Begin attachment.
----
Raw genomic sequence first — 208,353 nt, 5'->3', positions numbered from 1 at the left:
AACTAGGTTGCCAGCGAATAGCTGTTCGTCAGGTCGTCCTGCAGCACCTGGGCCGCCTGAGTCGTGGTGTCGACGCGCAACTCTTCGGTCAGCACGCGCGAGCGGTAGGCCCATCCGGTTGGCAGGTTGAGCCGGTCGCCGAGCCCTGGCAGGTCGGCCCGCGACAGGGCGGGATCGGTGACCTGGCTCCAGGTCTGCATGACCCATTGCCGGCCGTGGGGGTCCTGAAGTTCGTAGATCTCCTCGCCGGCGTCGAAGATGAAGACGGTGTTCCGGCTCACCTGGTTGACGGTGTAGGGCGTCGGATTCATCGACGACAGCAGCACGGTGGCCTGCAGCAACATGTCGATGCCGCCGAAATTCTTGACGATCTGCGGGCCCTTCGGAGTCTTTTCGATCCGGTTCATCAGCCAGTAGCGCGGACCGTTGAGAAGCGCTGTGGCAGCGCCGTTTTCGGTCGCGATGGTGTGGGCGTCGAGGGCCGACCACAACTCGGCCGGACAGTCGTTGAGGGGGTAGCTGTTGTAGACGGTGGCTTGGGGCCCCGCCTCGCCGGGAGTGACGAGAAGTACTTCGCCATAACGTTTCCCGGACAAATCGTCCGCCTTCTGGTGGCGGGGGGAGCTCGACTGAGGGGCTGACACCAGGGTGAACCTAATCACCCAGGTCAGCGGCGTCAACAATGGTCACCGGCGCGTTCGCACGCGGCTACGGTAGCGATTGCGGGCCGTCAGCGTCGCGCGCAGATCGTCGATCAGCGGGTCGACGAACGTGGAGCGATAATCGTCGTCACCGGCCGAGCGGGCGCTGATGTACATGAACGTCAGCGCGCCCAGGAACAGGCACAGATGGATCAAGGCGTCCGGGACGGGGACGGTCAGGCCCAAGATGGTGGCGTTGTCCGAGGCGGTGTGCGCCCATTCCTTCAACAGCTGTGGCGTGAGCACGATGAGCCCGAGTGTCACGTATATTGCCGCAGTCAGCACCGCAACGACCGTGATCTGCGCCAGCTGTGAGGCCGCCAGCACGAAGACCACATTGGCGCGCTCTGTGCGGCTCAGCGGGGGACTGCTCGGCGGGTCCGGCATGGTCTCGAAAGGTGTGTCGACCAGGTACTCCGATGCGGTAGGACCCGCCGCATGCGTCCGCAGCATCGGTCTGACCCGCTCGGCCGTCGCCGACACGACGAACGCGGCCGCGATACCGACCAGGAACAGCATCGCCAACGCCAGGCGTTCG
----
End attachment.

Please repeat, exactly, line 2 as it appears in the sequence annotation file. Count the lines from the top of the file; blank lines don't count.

AACTAGGTTGCCAGCGAATAGCTGTTCGTCAGGTCGTCCTGCAGCACCTGGGCCGCCTGAGTCGTGGTGTCGACGCGCAACTCTTCGGTCAGCACGCGCGAGCGGTAGGCCCATCCGGTTGGCAGGTTGAGCCGGTCGCCGAGCCCTGGCAGGTCGGCCCGCGACAGGGCGGGATCGGTGACCTGGCTCCAGGTCTGCATGACCCATTGCCGGCCGTGGGGGTCCTGAAGTTCGTAGATCTCCTCGCCGGCGTCGAAGATGAAGACGGTGTTCCGGCTCACCTGGTTGACGGTGTAGGGCGTCGGATTCATCGACGACAGCAGCACGGTGGCCTGCAGCAACATGTCGATGCCGCCGAAATTCTTGACGATCTGCGGGCCCTTCGGAGTCTTTTCGATCCGGTTCATCAGCCAGTAGCGCGGACCGTTGAGAAGCGCTGTGGCAGCGCCGTTTTCGGTCGCGATGGTGTGGGCGTCGAGGGCCGACCACAACTCGGCCGGACAGTCGTTGAGGGGGTAGCTGTTGTAGACGGTGGCTTGGGGCCCCGCCTCGCCGGGAGTGACGAGAAGTACTTCGCCATAACGTTTCCCGGACAAATCGTCCGCCTTCTGGTGGCGGGGGGAGCTCGACTGAGGGGCTGACACCAGGGTGAACCTAATCACCCAGGTCAGCGGCGTCAACAATGGTCACCGGCGCGTTCGCACGCGGCTACGGTAGCGATTGCGGGCCGTCAGCGTCGCGCGCAGATCGTCGATCAGCGGGTCGACGAACGTGGAGCGATAATCGTCGTCACCGGCCGAGCGGGCGCTGATGTACATGAACGTCAGCGCGCCCAGGAACAGGCACAGATGGATCAAGGCGTCCGGGACGGGGACGGTCAGGCCCAAGATGGTGGCGTTGTCCGAGGCGGTGTGCGCCCATTCCTTCAACAGCTGTGGCGTGAGCACGATGAGCCCGAGTGTCACGTATATTGCCGCAGTCAGCACCGCAACGACCGTGATCTGCGCCAGCTGTGAGGCCGCCAGCACGAAGACCACATTGGCGCGCTCTGTGCGGCTCAGCGGGGGACTGCTCGGCGGGTCCGGCATGGTCTCGAAAGGTGTGTCGACCAGGTACTCCGATGCGGTAGGACCCGCCGCATGCGTCCGCAGCATCGGTCTGACCCGCTCGGCCGTCGCCGACACGACGAACGCGGCCGCGATACCGACCAGGAACAGCATCGCCAACGCCAGGCGTTCG